Oxytocin causes the release of a chemical called nitric oxide in blood vessels, which dilates (expands) the blood vessels. This reduces blood pressure and therefore oxytocin is known as a ‘cardioprotective’ hormone because it protects the heart (by lowering blood pressure). The key is that acts kindness can produce oxytocin and therefore kindness can be said to be cardioprotective.

3) Kindness Slows Ageing
Ageing on a biochemical level is a combination of many things, but two culprits that speed the process are Free Radicals and Inflammation, both of which result from making unhealthy lifestyle choices.

But remarkable research now shows that oxytocin (that we produce through emotional warmth) reduces levels of free radicals and inflammation in the cardiovascular system and so slows ageing at source. Incidentally these two culprits also play a major role in heart disease so this is also another reason why kindness is good for the heart.

There have also been suggestions in the scientific journals of the strong link between compassion and the activity of the vagus nerve. The vagus nerve, as well as regulating heart rate, also controls inflammation levels in the body. One study that used the Tibetan Buddhist’s ‘Loving Kindness Compassion’ meditation found that kindness and compassion did, in fact, reduce inflammation in the body, mostly likely due to its effects on the vagus nerve.

4) Kindness Improves Relationships
This is one of the most obvious points. We all know that we like people who show us kindness. This is because kindness reduces the emotional distance between two people and so we feel more ‘bonded’. It’s something that is so strong in us that it’s actually a genetic thing. We are wired for kindness.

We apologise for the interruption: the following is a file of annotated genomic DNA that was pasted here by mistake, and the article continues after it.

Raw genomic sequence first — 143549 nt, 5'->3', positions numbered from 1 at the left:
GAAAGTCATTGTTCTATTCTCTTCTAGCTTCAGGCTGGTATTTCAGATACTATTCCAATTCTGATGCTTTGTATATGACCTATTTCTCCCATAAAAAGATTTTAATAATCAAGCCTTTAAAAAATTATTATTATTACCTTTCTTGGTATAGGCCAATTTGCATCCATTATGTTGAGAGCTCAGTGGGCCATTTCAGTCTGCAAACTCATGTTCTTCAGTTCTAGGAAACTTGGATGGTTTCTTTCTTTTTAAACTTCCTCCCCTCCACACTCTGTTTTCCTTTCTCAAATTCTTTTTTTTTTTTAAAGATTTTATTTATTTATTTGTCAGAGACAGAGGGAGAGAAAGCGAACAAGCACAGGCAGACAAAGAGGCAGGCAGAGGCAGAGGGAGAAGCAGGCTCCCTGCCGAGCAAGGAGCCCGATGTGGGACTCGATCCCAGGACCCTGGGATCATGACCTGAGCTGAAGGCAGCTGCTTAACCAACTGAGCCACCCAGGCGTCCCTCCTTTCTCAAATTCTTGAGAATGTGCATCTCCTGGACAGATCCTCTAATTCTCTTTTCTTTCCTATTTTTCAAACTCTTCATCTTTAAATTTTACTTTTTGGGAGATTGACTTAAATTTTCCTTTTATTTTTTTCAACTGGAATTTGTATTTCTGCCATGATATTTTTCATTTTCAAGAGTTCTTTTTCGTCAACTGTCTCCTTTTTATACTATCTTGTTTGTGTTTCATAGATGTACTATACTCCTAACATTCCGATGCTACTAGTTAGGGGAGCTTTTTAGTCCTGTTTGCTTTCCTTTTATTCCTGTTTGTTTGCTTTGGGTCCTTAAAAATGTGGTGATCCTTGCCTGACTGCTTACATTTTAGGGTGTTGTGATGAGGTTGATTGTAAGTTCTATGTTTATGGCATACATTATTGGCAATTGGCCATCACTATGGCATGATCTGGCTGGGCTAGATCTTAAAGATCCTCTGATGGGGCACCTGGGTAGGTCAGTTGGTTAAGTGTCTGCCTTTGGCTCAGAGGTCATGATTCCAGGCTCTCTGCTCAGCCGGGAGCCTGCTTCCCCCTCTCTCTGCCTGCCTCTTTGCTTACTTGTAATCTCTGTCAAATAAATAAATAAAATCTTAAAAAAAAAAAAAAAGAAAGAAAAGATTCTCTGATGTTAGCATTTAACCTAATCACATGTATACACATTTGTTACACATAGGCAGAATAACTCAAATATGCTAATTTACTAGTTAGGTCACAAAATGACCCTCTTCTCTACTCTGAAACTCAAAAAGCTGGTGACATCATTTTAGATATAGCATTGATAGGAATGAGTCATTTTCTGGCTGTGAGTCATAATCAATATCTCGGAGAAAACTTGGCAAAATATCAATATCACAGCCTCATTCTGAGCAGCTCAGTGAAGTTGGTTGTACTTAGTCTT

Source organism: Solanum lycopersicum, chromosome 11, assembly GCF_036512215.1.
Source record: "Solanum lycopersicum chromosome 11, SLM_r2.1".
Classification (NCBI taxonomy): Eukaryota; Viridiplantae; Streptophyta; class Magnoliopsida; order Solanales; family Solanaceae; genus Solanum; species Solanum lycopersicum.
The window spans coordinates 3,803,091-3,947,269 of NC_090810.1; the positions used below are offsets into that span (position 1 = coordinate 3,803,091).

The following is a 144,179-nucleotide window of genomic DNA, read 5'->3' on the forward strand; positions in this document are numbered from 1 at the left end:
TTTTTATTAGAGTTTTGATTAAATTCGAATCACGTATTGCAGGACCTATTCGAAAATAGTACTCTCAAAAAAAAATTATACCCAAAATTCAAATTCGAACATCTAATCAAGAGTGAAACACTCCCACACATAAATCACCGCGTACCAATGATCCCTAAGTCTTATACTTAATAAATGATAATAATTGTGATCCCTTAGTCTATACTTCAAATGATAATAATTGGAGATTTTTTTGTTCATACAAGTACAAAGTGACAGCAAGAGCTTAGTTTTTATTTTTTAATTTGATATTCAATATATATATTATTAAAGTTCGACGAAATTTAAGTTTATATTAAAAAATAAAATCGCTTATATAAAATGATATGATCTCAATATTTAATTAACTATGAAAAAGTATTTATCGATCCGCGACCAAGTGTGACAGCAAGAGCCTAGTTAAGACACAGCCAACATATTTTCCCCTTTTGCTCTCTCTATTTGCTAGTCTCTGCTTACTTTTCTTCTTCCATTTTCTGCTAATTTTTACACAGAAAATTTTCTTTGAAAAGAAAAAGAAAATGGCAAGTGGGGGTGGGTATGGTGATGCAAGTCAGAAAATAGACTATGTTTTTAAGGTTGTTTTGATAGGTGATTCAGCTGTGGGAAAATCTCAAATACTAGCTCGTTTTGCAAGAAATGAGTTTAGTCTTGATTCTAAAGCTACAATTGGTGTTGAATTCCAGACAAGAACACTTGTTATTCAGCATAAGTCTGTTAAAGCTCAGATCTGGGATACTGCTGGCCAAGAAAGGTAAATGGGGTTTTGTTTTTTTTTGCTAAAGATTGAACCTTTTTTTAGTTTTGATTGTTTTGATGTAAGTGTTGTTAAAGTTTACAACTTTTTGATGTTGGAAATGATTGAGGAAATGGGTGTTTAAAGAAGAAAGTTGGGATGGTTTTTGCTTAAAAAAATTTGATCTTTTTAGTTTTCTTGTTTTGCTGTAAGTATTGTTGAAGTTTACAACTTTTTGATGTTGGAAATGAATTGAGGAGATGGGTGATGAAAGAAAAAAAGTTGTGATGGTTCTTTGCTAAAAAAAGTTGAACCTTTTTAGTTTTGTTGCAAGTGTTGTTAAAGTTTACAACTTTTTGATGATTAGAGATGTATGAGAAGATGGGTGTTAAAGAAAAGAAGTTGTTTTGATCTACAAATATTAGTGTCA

Our evolutionary ancestors had to learn to cooperate with one another. The stronger the emotional bonds within groups, the greater were the chances of survival and so ‘kindness genes’ were etched into the human genome.

So today when we are kind to each other we feel a connection and new relationships are forged, or existing ones strengthened.

5) Kindness is Contagious
When we’re kind we inspire others to be kind and studies show that it actually creates a ripple effect that spreads outwards to our friends’ friends’ friends – to 3-degrees of separation. Just as a pebble creates waves when it is dropped in a pond, so acts of kindness ripple outwards touching others’ lives and inspiring kindness everywhere the wave goes.

A study reported than an anonymous 28-year-old person walked into a clinic and donated a kidney. It set off a ‘pay it forward’ type ripple effect where the spouses or other family members of recipients of a kidney donated one of theirs to someone else in need. The ‘domino effect’, as it was called in the New England Journal of Medicine report, spanned the length and breadth of the United States of America, where 10 people received a new kidney as a consequence of that anonymous donor.

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References

5 side effects jacket imageReferences to all studies can be found in David R Hamilton, PhD., ‘The Five Side Effects of Kindness‘ (Hay House, February 2017).